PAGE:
Additive Combinatorics and Ergodic Methods in Fractals
Winter/Spring 2016, University of Bristol
Type: Graduate course
Lecturer:
Tuomas Sahlsten
Place: Howard House (Queen's Avenue), 4th Floor Seminar Room,
at 11 am  1 pm
Teaching: 20 hours, 2 hours per week.
Overview
Selfsimilarity is a notion where a set or a measure is roughly similar to small parts (components) of itself. Natural examples with this feature include selfsimilar sets, which are toy models for the study of irregular attractors to many hyperbolic dynamical systems. In this course we will discuss some recent breakthroughs on the theory of selfsimilar measures, where elements from additive combinatorics and ergodic theory are crucial. The methods presented here are actively studied in the field and so the course will present potential opportunities for new research directions.
The focus is on Hochman’s inverse theorem for entropy, which has roots
in Freiman’s theorem and Bourgain’s sumproduct theory. The aim is
to discuss how Hochman’s work leads to the solution of Furstenberg’s
projection problem of the 1dimensional selfsimilar Sierpinski
gasket, improvements on the Erdős problem on Bernoulli convolutions
and Sinai’s problem on iterated function systems contracting on
average. If time allows, we will also model the dynamics of taking
component measures in the proof of Hochman’s inverse theorem with Furstenberg’s
CP chains (scenery flow), which employs tools from ergodic theory to
approach various other arithmetic and geometric problems.
Topics
 Basics on selfsimilar sets and measures
 Short overview of additive combinatorics
 Entropy and its use in the study of uniformity
 Additive combinatorics analogues for entropy
 Multiscale analysis and convolution powers (BerryEsseen theorem)
 Growth of entropy of convolution powers (KaimanovichVershik lemma)
 Hochman’s inverse theorem
 Components of selfsimilar measures with overlaps
 Applications of Hochman's theorem
 Ergodic theory of CP chains
Prerequisites
There are not that many preliminaries required, mostly basic measure
theory. Moreover, previous background on additive combinatorics and/or ergodic theory can be helpful but not
necessary. The course aims to be as selfcontained as possible.
Bibliography
Most of the material is based on:
 M. Hochman: On selfsimilar sets with overlaps and inverse
theorems for entropy. Annals of Mathematics 180 (2014), no. 2,
pp. 773–822
 M. Hochman: Self similar sets, entropy and additive
combinatorics. Geometry and Analysis of Fractals, Springer
Proceedings in Mathematics & Statistics Volume 88, 2014, pp.
225252
Moreover, we will also explain briefly background and related topics
from:
 J. Bourgain: The discretized sumproduct and projection
theorems. Journal d'Analyse Mathématique 112 (2010), no. 1,
pp. 193236
 H. Furstenberg: Ergodic fractal measures and dimension
conservation. Ergodic Theory Dynam. Systems 28 (2008), no. 2, pp.405422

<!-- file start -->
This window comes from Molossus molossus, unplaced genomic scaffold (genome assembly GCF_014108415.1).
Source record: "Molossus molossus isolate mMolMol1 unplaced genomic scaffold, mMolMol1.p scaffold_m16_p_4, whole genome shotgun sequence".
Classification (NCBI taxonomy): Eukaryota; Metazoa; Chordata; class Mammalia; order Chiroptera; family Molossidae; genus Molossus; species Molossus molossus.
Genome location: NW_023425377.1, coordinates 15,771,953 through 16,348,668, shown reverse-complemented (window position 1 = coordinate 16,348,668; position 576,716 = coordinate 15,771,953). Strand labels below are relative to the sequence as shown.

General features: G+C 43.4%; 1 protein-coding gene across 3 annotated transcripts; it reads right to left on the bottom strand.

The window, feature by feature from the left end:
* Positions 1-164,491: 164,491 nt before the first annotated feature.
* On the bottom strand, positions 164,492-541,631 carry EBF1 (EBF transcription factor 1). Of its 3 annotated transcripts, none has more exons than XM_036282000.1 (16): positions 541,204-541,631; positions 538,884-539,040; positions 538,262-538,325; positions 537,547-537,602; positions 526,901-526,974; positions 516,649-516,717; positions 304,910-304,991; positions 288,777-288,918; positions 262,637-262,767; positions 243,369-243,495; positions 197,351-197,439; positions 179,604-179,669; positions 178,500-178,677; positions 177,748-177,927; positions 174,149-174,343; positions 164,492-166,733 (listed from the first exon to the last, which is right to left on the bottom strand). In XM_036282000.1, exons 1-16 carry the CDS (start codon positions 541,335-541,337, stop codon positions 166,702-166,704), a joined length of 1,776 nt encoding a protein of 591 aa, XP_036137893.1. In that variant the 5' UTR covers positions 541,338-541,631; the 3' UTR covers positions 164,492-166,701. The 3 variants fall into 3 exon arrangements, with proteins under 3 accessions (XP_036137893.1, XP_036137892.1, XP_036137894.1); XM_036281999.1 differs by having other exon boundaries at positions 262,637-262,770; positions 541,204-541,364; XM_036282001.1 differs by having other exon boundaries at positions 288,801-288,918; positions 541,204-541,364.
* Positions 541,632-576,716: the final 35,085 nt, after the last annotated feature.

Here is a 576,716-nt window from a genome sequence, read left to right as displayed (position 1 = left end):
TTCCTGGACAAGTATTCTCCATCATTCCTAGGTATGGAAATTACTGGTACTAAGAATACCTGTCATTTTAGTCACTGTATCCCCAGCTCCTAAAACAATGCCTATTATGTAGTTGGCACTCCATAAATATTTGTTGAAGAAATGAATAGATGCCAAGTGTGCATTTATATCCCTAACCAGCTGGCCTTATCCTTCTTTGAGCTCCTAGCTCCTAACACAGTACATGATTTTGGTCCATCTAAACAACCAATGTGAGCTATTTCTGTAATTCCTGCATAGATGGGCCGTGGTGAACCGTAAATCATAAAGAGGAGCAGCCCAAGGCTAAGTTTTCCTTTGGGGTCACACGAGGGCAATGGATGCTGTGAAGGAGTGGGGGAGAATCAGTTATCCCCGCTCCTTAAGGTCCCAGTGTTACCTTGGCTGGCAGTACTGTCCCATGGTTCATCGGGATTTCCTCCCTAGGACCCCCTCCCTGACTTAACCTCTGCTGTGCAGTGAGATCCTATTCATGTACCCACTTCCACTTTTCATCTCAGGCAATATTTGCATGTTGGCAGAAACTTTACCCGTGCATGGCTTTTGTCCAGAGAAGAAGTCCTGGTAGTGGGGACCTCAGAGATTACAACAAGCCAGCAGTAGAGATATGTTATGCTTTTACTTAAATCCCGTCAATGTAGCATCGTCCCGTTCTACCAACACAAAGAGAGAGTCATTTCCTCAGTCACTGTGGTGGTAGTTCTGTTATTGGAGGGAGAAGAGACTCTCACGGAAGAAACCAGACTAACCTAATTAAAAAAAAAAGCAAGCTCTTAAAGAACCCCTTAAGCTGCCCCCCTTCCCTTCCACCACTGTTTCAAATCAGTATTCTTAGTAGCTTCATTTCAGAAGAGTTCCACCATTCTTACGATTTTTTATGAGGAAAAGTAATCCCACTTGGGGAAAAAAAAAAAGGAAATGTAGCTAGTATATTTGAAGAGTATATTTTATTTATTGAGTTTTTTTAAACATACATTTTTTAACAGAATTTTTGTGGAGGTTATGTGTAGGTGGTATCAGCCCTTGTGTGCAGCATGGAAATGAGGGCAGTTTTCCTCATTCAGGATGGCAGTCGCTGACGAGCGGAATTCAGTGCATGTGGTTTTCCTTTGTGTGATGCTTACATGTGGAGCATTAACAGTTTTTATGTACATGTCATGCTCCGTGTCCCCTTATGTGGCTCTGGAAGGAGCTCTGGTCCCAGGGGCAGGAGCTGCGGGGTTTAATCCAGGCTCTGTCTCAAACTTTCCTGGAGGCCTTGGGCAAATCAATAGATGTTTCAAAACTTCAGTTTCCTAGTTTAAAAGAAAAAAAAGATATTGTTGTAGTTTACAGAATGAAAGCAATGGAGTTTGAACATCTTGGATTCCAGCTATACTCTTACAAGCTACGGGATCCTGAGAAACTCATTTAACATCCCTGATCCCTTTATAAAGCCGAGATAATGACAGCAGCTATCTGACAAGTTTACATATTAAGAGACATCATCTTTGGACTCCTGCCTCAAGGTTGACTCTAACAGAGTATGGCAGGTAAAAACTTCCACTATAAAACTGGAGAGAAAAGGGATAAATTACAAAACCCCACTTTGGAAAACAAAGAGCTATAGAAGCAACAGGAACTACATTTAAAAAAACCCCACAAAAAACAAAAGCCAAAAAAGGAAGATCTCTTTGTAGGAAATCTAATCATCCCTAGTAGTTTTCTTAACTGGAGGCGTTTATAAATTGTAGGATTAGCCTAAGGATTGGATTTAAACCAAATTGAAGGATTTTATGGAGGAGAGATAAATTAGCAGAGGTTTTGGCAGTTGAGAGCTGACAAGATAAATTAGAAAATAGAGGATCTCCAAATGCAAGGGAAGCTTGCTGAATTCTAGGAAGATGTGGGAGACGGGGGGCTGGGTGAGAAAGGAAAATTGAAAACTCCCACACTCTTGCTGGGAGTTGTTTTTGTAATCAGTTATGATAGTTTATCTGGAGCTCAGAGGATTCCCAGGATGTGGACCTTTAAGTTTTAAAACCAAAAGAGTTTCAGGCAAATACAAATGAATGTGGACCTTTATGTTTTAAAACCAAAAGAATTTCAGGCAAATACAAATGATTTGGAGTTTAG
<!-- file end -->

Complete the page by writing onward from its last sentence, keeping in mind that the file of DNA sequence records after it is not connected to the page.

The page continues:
P. Shmerkin: On the exceptional set for absolute continuity of
Bernoulli convolutions. Geometric and Functional Analysis 24
(2014), no. 3, pp. 946958
Helpful textbooks for some background:
 K. Falconer: Fractal Geometry, John Wiley & Sons, Ltd,
2003.
 P. Mattila: Geometry of Sets and Measures in Euclidean Spaces,
Cambridge University Press, 1995
 T. Tao, V. Vu: Additive Combinatorics, Cambridge University
Press, 2006
Grading
Pass/fail: One can either write a short essay or give a presentation on a mutually agreed topic related
to the course
Schedule
Lecture notes:
The page numbering below follows the lecture notes:

1.2.2016: Selfsimilar sets, Hochman's theorem (pages 38)

8.2.2016: Additive combinatorics, Freiman's theorem, multiscale
analysis (pages 813)

15.2.2016: No lecture. Overlapping a conference related to the course
at ICERM: Ergodic,
Algebraic and Combinatorial Methods in Dimension
Theory.

22.2.2016: Sumset structure and box dimension of selfsimilar sets (pages 1317)

29.2.2016: Heuristic proof of Hochman's theorem, convolution (pages 1723)

7.3.2016: Entropy, Tao's inverse theorem, Hochman's inverse theorem (pages 2328)

14.3.2016: Entropy from component measures, proof of Hochman's
theorem for selfsimilar measures (pages 2935)

21.3.2016: No lecture. Easter vacation + BMC 2016

28.3.2016: No lecture. Easter vacation

4.4.2016: No lecture. Easter vacation

11.4.2016: No lecture. A number of people attending the lectures are away.

18.4.2016: Proof of the inverse theorem for the entropy, part I:
PlünneckeRuzsa inequality, KaimanovichVershik lemma,
BerryEsseen theorem (pages 3540)

25.4.2016: Proof of the inverse theorem for the entropy, part II:
Components of large selfconvolutions, Applying BerryEsseen and KaimanovichVershik, Completion of the proof (pages 4047)

4.5.2016: Wrapping up the course. Reserved for talks by the
students. Four talks will be held during 11:30 am  2:30 pm at
4th floor seminar room. We will have lunch together during the talks.